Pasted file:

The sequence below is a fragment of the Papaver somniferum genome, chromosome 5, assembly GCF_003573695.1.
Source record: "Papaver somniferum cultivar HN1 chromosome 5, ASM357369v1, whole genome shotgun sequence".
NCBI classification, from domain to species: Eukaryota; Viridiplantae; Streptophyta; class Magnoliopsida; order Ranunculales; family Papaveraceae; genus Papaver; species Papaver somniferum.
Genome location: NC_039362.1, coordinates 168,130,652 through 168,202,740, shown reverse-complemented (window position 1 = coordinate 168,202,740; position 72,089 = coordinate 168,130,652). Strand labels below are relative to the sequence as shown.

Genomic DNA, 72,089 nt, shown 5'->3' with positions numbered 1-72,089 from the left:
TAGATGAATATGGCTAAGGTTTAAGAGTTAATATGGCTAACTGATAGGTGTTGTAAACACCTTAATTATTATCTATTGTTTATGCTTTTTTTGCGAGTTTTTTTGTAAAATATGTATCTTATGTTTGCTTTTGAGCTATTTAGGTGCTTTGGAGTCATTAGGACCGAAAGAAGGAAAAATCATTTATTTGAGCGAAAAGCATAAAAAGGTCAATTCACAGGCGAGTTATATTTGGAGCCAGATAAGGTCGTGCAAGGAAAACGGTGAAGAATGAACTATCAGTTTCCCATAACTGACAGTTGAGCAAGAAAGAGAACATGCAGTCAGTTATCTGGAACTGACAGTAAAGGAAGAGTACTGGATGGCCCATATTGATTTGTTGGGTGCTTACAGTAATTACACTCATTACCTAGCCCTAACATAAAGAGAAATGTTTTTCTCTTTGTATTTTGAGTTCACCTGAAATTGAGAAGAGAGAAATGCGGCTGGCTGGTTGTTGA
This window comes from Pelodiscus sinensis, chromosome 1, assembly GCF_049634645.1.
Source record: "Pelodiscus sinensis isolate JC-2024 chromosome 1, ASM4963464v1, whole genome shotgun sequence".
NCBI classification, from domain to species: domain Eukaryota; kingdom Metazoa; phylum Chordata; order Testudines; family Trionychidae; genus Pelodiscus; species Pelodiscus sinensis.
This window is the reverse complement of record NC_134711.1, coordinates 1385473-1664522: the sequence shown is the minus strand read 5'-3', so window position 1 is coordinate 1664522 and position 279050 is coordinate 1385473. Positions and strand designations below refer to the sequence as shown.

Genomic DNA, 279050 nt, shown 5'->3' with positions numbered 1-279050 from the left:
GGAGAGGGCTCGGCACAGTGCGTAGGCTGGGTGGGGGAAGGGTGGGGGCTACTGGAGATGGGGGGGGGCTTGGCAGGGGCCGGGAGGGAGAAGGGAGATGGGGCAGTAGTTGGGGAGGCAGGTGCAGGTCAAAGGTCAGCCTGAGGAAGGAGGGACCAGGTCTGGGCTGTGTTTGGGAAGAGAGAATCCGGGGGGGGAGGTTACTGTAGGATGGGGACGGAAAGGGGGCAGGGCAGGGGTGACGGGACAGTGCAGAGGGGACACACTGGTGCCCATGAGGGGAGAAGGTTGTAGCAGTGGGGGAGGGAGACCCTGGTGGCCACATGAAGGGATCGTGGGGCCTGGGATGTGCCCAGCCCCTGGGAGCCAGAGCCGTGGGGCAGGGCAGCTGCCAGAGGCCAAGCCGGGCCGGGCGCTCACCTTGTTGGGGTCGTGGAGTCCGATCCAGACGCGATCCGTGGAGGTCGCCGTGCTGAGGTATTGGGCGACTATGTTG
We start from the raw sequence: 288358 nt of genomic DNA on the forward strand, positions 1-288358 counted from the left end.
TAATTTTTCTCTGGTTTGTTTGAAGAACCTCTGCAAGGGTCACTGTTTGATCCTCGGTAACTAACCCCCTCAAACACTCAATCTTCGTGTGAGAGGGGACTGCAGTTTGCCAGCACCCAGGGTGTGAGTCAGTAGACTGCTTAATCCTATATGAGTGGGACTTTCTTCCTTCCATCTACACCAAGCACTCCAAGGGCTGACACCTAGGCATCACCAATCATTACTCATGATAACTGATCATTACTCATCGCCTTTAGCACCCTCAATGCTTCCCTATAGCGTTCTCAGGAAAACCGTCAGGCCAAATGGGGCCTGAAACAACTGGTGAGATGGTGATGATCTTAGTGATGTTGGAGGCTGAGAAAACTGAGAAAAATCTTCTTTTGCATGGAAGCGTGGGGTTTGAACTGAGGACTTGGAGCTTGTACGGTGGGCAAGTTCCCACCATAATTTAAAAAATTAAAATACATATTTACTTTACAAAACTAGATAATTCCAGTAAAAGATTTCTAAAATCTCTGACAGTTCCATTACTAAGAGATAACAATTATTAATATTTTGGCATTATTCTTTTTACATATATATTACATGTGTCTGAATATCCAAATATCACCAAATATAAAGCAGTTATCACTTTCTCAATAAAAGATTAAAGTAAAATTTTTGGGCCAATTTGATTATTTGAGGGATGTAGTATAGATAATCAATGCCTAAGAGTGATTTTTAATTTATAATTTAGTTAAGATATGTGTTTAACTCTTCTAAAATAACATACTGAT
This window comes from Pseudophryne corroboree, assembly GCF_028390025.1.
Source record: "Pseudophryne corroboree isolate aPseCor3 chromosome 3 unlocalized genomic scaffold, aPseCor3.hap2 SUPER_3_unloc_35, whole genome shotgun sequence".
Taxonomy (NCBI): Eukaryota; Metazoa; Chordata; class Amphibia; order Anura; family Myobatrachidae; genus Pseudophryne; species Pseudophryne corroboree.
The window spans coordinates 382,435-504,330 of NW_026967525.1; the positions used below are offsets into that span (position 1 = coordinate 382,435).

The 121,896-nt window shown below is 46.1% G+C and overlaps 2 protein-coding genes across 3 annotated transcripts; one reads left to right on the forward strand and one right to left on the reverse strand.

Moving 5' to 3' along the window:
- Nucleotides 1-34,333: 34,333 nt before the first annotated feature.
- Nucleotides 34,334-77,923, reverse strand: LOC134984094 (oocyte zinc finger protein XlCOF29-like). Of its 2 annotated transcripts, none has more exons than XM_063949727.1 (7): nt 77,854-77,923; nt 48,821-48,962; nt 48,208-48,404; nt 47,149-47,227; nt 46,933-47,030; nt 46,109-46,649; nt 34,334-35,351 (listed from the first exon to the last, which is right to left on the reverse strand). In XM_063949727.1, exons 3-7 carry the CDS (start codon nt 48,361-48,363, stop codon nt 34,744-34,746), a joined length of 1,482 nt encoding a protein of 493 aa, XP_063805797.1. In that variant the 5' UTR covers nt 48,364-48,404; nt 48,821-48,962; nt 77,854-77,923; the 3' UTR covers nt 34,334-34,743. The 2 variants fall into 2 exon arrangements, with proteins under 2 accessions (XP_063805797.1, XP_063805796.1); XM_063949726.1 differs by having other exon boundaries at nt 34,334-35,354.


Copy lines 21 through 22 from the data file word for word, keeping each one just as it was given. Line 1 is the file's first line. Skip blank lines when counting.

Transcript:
- Nucleotides 1-34,333: 34,333 nt before the first annotated feature.
- Nucleotides 34,334-77,923, reverse strand: LOC134984094 (oocyte zinc finger protein XlCOF29-like). Of its 2 annotated transcripts, none has more exons than XM_063949727.1 (7): nt 77,854-77,923; nt 48,821-48,962; nt 48,208-48,404; nt 47,149-47,227; nt 46,933-47,030; nt 46,109-46,649; nt 34,334-35,351 (listed from the first exon to the last, which is right to left on the reverse strand). In XM_063949727.1, exons 3-7 carry the CDS (start codon nt 48,361-48,363, stop codon nt 34,744-34,746), a joined length of 1,482 nt encoding a protein of 493 aa, XP_063805797.1. In that variant the 5' UTR covers nt 48,364-48,404; nt 48,821-48,962; nt 77,854-77,923; the 3' UTR covers nt 34,334-34,743. The 2 variants fall into 2 exon arrangements, with proteins under 2 accessions (XP_063805797.1, XP_063805796.1); XM_063949726.1 differs by having other exon boundaries at nt 34,334-35,354.